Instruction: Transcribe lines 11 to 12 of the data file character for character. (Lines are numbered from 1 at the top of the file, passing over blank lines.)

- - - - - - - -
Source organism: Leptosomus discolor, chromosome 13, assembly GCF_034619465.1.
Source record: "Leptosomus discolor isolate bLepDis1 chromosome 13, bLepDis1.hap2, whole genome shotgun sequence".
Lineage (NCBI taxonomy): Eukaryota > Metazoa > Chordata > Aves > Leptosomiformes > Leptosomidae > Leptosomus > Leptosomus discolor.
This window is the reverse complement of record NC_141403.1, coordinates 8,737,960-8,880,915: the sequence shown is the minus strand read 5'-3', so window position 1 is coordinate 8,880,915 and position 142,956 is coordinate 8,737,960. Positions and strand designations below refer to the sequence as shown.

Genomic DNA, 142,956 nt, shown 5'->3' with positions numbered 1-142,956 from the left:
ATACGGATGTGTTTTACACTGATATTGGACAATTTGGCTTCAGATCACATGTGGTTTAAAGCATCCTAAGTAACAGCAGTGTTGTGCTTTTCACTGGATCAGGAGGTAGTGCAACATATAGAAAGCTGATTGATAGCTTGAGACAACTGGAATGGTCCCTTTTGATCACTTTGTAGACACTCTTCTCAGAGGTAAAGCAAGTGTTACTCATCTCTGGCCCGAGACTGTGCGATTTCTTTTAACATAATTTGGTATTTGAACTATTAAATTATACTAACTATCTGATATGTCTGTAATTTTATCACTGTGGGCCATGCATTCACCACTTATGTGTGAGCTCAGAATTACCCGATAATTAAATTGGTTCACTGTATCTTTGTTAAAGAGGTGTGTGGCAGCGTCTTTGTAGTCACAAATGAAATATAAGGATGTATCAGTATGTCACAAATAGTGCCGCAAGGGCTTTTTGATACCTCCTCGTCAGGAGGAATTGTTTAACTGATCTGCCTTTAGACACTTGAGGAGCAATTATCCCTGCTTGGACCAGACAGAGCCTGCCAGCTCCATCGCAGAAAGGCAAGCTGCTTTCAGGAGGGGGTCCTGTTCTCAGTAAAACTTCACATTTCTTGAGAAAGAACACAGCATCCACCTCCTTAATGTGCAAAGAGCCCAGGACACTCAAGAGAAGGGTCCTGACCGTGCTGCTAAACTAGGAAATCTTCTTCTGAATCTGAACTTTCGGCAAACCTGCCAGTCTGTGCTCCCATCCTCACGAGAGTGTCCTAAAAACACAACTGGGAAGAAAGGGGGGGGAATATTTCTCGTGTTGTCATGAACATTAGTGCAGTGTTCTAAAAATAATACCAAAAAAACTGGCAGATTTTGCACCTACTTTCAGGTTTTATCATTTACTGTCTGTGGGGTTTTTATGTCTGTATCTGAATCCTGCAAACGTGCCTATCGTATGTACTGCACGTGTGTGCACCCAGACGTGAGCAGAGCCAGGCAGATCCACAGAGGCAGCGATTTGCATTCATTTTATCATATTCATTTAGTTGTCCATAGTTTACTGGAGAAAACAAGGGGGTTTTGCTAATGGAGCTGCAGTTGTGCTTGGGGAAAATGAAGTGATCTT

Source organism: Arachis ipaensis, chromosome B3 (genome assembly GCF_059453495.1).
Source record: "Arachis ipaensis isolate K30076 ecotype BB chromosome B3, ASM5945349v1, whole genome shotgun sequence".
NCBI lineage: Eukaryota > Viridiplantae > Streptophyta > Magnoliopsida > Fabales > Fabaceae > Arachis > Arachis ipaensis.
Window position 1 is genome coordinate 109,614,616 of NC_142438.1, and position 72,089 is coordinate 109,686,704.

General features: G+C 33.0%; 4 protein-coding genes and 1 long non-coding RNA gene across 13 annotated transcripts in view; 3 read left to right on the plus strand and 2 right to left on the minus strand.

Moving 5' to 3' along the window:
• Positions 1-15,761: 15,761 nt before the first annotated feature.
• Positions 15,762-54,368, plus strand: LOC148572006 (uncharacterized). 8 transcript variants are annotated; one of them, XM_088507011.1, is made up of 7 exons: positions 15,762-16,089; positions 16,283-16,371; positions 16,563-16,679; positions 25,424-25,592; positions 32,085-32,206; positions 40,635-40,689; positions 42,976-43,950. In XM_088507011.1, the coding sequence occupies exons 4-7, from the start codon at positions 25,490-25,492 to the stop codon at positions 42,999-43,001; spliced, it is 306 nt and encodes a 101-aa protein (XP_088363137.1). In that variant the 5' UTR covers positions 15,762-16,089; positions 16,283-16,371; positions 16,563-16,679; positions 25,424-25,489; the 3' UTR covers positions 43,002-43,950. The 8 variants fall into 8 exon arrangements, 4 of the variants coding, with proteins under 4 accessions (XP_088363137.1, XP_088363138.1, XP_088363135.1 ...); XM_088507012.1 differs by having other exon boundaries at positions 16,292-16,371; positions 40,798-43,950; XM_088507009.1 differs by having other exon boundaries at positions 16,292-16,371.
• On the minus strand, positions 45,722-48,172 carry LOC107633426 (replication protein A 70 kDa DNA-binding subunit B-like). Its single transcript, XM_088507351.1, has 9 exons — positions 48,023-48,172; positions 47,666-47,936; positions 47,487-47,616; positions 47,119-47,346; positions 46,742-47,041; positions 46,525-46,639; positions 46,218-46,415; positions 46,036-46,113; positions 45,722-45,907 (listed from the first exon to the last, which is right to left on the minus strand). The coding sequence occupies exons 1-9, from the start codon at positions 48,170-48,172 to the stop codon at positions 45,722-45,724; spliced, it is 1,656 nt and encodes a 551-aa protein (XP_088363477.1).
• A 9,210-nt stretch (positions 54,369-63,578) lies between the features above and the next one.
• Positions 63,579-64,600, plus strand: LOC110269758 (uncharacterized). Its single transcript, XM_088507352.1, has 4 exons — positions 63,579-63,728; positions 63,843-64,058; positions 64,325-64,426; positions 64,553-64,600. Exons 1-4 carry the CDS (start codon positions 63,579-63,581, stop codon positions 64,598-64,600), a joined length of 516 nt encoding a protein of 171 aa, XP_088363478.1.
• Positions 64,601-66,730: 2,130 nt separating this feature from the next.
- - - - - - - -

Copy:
General features: G+C 33.0%; 4 protein-coding genes and 1 long non-coding RNA gene across 13 annotated transcripts in view; 3 read left to right on the plus strand and 2 right to left on the minus strand.

Moving 5' to 3' along the window: